Trump then presents another ask to Zelensky. He cites the fact-free conspiracy theory that Biden, when vice president, urged the firing of a Ukrainian prosecutor (who was widely seen as corrupt) to protect a Ukrainian company on whose board Biden’s son, Hunter, sat. (Biden did press for this prosecutor’s dismissal, representing the desire of many Western nations, and there is no evidence it had anything to do with his son’s connection to the Ukrainian firm.) Trump says, “There’s a lot of talk about Biden’s son, that Biden stopped the prosecution and a lot of people want to find out about that.” He requests that Zelensky talk to Attorney General Bill Barr about this matter (which has no merit). And he also tells Zelensky to be in contact with Giuliani, his personal lawyer, in this regard: “Rudy very much knows what’s happening.” And while discussing all this, Trump predicts that Ukraine’s economy will “get better and better.” Several times, Trump reiterates his desire that Zelensky talk to Barr and, especially, to Giuliani, who had previously acknowledged in public that he aimed to uncover dirt on Biden in Ukraine. (The Justice Department claims Barr never spoke to Zelensky.)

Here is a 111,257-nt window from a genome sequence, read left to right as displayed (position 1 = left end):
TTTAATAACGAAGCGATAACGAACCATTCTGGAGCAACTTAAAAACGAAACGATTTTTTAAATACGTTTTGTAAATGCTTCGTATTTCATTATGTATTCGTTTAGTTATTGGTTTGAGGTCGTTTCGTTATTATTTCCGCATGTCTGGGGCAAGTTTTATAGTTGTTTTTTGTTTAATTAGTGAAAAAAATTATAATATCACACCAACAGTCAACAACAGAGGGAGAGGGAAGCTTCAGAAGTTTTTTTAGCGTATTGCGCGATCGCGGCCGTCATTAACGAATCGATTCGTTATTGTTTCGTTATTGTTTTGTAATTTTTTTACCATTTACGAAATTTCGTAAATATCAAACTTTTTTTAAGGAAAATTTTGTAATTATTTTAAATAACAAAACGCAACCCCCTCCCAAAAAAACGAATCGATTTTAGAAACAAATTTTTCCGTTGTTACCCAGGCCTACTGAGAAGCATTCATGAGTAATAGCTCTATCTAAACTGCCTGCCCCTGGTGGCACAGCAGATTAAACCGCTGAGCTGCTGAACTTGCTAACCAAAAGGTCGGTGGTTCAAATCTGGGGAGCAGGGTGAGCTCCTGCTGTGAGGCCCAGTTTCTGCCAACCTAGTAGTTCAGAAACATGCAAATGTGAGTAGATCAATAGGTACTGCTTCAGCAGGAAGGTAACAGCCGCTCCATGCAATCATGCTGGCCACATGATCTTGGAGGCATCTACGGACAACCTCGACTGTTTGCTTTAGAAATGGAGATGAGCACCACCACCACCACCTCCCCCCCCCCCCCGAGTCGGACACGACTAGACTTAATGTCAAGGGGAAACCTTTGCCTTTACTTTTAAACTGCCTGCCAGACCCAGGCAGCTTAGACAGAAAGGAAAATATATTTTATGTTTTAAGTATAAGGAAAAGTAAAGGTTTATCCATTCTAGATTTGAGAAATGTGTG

Whether this memo reveals all or not, one picture is clear: Trump used his office in an attempt to obtain disparaging information on a political foe and seek material to undercut an official US government investigation. The tenor of the conversation is undeniable: If Zelensky wants a decent relationship with the Trump administration and more Javelin missiles, he should do this “favor” for Trump. And at the time of the call, the Trump administration was withholding that previously authorized $400 million in military assistance—and providing no explanation for this move. Trump was not asking Zelensky to assist an authorized Justice Department investigation that was underway. This was what political pros call ratfucking. Trump was exploiting his presidential power to gain assistance from a foreign government for his reelection. It was collusion.
Trump, though, in his black-is-white fashion, is claiming this memo as absolution, proclaiming it contains no indication of a quid pro quo.
“You don’t see a direct quid pro quo in this.” @BretBaier
— Donald J. Trump (@realDonaldTrump) September 25, 2019